Estimating Copper, Manganese and Zinc Micronutrients in Fungicide Applications 3 The application of copper fungicides has been found to interfere with the uptake of other micronutrients, such as Zn (Sonmez et al 2007). If fungicides were applied as tank-mixes, eg. Cu fungicide mixed with Mn/Zn fungicide, Cu uptake may suppress Mn and Zn uptake by the plants. It would be necessary to monitor the plants for signs of Mn or Zn deficiency after such a mixed application. Additionally, while absorption of Cu and Mn from fungicides is well documented (Sonmez et al 2007, Kaplan 1999, Deckers et al 1997, Shu et al 1992, Mollenhauer and Smith 1954, Emge and Linn 1952), reports documenting Zn absorption from fungicides are mixed. It has been determined that Zn in certain formulations such as ziram (zinc dimethyldithiocarbamate) is not as readily absorbed (Mollenhauer and Smith 1954) compared to Zn from zineb (zinc ethylene bis-dithiocarbamate) (Pire 1987, Emge and Linn 1952). Care should be taken when interpreting micronutrient contributions from Zn fungicides, and a plant tissue test should be used to check for Zn sufficiency after the fungicidal spray. Similarly, for new formulations of Cu and Mn, it should not be taken for granted that they will contribute micronutrients as the nutrient may be in a form that is not absorbable by the plant. For fungicides of other crops, read the label to find out how much % metallic equivalent of the micronutrient is present in the fungicide and the recommended amount in lb per acre of fungicide to be applied. Multiply the % metallic equivalent to the lb per acre of fungicide to determine the total contribution of nutrient from the fungicide. Take note of possible factors that would affect the availability of nutrients from the fungicides -such as soil pH, interferences from using tank mixes and type of formulations. Do not assume that once the fungicide is applied, micronutrients in the fungicide will be available to the plants. If not sure, monitor closely after the fungicidal spray, and do a plant-tissue test for the micronutrient if necessary. Micronutrients Cu, Mn and Zn are supplied through metal-based fungicide applications, but only Cu and Mn are applied in sufficient quantities to meet crop needs, depending on the type of fungicide, amount of nutrient in the fungicide and the maximum rate applied per crop season. Careful calculations of the amount of micronutrients from fungicides and consideration of possible factors affecting availability are needed to reach a meaningful decision regarding whether additional micronutrient fertilizers should be applied. Rather than relying solely on the information provided here, growers should use the label of new products or formulations to determine the amount of micronutrients supplied by their fungicide program. Deckers, T., E. Daemen, K. Lemmens and C. Missotten. 1997. Influence of Foliar Applications of Mn During Summer on the Fruit Quality of Jonagold. Acta Horticulturae 448: 467-474. Emge, R. G. and M. B. Linn. 1952. Effect of Spraying with Zineb on the Growth and Content of the Tomato Plant. Phytopathology 42: 133-136. Hochmuth, G., D. Maynard, C. Vavrina, E. Hanlon and E. Simonne. 2004. Plant Tissue Analysis and Interpretation for Vegetable Crops in Florida. http://edis.ifas.ufl.edu/EP081, EDIS Publication HS964. Department of Horticultural Sciences, Fla Coop. Ext Ser. IFAS, Univ. of Fla., Gainesville, FL. Mollenhauer, R. and C. B. Smith. 1954. Tomato Plant Absorption and Translocation of Manganese and Zinc from Dithiocarbamate Fungicide Sprays. Proceedings of the American Society for Horticultural Science 63:297-303. Kaplan M. 1999. Accumulation of Copper in Soils and Leaves of Tomato Plants in Greenhouses in Turkey. Journal of Plant Nutrition 22:237-244. Olson, S.M., W.M. Stall, G.E. Vallad, S.E. Webb, T.G. Taylor, S.A. Smith, and E.H. Simonne. 2009. Tomato Production in Florida, pp. 291-312. In:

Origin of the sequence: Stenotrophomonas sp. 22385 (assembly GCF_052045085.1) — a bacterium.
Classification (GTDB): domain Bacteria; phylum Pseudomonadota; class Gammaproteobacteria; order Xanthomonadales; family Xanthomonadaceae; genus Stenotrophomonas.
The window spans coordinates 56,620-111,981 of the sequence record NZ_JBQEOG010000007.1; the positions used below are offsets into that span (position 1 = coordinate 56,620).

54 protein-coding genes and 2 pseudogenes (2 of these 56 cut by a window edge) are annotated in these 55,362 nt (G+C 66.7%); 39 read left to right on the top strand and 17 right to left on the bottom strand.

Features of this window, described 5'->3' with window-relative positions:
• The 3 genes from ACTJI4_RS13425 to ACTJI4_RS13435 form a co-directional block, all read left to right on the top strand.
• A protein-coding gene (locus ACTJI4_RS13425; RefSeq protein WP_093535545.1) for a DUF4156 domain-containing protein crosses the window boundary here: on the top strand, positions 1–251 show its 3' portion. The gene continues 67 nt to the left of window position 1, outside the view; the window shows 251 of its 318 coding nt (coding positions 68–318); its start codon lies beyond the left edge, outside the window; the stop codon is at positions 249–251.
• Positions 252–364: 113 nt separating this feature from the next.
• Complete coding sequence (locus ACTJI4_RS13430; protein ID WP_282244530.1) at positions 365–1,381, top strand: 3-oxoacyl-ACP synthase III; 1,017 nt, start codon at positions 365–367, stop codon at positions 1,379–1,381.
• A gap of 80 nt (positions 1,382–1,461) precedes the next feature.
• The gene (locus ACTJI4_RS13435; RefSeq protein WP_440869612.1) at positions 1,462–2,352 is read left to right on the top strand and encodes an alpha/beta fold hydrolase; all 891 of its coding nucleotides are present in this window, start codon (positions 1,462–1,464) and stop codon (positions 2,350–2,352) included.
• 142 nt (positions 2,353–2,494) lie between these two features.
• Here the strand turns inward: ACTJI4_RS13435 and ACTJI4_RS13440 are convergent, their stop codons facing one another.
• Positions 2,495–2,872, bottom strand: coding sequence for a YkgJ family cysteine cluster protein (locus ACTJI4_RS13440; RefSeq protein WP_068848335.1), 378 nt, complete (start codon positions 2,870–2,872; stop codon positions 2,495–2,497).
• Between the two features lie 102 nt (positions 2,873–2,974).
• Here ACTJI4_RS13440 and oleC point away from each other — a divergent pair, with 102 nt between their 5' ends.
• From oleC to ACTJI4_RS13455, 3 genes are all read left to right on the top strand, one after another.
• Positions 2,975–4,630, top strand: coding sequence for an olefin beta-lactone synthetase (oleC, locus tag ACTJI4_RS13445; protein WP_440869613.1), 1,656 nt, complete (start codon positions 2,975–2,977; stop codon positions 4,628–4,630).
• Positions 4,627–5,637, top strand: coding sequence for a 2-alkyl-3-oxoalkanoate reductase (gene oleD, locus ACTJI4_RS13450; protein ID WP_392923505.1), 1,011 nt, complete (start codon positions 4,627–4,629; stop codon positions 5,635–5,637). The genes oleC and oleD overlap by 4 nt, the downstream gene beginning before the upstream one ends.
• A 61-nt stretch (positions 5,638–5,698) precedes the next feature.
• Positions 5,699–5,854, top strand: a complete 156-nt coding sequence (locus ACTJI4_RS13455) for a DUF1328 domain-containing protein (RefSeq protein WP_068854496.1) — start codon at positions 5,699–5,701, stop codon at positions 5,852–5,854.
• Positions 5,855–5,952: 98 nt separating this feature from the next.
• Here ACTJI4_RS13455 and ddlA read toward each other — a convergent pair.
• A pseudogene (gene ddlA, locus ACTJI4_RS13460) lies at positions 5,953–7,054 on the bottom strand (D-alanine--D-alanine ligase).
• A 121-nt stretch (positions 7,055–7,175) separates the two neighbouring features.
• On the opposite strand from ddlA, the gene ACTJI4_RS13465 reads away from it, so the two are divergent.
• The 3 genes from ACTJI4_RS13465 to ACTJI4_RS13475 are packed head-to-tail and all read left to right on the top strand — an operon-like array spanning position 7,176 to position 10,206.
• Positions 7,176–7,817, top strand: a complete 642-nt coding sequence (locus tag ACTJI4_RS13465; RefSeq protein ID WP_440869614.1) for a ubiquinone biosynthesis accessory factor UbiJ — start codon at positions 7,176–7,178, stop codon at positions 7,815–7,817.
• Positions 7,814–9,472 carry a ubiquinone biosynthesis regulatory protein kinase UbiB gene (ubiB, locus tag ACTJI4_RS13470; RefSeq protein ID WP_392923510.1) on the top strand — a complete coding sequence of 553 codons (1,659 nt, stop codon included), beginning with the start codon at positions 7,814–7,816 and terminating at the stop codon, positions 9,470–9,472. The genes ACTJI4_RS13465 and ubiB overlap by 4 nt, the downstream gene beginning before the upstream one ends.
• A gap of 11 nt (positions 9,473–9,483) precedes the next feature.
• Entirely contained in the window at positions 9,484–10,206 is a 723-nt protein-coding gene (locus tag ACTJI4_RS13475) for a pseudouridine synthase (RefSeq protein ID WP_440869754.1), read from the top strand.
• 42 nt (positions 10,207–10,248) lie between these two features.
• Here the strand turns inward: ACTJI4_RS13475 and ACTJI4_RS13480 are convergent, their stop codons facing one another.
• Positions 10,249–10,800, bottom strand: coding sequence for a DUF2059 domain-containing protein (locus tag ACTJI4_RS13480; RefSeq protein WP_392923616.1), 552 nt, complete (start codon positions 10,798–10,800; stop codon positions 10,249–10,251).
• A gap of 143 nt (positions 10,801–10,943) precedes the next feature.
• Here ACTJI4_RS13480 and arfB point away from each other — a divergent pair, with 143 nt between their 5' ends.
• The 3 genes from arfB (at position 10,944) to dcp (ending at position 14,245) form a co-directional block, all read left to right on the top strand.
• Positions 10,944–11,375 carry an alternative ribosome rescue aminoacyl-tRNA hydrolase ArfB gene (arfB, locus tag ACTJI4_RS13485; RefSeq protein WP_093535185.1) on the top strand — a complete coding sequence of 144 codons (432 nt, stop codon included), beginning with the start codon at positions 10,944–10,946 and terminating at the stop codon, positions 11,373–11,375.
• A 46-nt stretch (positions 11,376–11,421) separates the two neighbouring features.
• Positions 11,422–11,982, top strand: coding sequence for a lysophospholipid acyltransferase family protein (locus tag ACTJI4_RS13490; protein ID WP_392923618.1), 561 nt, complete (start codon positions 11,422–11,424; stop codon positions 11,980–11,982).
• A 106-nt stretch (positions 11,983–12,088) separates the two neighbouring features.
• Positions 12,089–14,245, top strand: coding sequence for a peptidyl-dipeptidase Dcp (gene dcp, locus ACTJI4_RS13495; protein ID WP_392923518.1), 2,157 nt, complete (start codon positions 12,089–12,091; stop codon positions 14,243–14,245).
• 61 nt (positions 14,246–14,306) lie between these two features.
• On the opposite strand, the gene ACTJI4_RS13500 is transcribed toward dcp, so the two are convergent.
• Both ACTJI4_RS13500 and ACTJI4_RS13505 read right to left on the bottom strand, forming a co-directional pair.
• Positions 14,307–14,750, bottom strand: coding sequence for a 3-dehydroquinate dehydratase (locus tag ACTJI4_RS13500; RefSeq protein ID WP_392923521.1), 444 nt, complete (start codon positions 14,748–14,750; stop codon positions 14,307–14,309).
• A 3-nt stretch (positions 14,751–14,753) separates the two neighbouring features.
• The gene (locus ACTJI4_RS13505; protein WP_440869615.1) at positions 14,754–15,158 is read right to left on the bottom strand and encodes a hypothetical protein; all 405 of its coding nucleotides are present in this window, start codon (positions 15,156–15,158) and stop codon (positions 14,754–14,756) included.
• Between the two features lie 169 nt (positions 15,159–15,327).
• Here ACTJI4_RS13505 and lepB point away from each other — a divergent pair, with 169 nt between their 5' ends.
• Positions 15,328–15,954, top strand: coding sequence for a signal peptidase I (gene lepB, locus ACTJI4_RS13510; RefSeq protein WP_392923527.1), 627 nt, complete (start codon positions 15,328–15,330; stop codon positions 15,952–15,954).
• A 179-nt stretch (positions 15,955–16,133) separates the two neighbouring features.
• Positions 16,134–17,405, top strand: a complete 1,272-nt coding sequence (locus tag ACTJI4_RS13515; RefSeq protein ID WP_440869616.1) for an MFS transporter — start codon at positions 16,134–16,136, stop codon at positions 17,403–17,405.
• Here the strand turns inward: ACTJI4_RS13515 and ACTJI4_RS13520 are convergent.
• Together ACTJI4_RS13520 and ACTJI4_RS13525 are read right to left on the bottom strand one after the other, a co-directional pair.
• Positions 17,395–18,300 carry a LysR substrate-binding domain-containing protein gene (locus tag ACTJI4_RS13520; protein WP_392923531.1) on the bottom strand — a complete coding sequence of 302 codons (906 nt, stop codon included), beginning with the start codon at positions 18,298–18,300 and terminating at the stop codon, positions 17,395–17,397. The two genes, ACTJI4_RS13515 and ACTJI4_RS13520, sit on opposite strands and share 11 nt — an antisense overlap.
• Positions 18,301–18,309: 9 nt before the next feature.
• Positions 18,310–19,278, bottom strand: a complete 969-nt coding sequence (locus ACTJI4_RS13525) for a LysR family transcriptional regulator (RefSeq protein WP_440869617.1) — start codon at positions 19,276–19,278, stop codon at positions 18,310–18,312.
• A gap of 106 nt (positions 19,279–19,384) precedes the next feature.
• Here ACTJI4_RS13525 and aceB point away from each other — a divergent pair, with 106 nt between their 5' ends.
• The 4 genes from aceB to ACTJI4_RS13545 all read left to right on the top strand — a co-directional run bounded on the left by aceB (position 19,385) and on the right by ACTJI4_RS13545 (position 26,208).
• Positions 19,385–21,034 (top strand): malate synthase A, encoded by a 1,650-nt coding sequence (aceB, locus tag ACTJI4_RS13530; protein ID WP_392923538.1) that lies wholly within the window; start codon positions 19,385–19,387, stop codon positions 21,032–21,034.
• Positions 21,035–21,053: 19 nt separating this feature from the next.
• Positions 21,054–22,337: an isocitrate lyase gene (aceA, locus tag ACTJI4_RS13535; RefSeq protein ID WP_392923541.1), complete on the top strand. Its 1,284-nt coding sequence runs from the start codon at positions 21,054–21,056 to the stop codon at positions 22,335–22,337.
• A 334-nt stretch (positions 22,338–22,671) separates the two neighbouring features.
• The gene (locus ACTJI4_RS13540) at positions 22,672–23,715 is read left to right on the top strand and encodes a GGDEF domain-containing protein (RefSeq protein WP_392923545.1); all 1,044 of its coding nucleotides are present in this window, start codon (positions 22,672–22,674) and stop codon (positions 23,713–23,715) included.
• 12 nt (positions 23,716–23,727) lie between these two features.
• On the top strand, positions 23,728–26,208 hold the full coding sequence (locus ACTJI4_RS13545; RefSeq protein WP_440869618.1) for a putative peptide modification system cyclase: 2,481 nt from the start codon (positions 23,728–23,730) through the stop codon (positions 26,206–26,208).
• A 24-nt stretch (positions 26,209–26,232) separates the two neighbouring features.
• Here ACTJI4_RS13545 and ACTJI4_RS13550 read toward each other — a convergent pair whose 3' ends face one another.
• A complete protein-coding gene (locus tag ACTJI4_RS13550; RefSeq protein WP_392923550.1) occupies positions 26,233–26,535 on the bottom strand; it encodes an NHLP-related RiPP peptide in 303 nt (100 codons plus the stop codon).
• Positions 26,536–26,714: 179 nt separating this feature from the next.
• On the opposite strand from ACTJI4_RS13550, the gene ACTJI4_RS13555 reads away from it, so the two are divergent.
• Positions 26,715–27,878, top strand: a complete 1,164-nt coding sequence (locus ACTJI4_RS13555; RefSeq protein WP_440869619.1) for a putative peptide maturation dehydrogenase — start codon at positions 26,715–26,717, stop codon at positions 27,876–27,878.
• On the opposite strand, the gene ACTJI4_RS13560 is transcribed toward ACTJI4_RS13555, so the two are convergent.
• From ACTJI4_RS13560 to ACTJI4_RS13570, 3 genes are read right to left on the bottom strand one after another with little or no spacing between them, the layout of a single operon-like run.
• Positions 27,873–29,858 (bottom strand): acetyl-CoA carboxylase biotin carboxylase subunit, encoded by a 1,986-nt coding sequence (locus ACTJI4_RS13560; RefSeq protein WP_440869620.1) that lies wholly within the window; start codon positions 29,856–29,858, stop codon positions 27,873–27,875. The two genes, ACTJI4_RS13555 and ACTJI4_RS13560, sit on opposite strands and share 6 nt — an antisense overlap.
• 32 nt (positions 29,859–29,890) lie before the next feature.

Estimating Copper, Manganese and Zinc Micronutrients in Fungicide Applications 4 S.M. Olson and E. Simonne (Eds.) Vegetable Production Handbook for Florida, Vance Publishing, Lenexa, KS. Pire, R. 1987. Correction of Zinc Deficiency in Grapevine by Treating Pruning Wounds. Acta Horticulturae 199:157-161. Shu, Z. H., T. F. Sheen, S. L. Lin and K. C. Lee. 1992. Effects of Microelement-containing Pesticides on Nutrient Concentration of Mango Leaves. Acta Horticulturae 321:553-560. Simonne, E. H. and G. J. Hochmuth. 2009. Soil and Fertilizer Management for Vegetable Production in Florida, pp.3-16. In: S.M. Olson and E. Simonne (Eds.) Vegetable Production Handbook for Florida, Vance Publishing, Lenexa, KS. Sonmez, S., M. Kaplan, N.K. Sonmez, H. Kay and I. Uz. 2007. Effect of Soil Copper and Foliar Copper Applications on Micronutrient Contents of Tomato Plants. Asian Journal of Chemistry 19(5):3929-3940.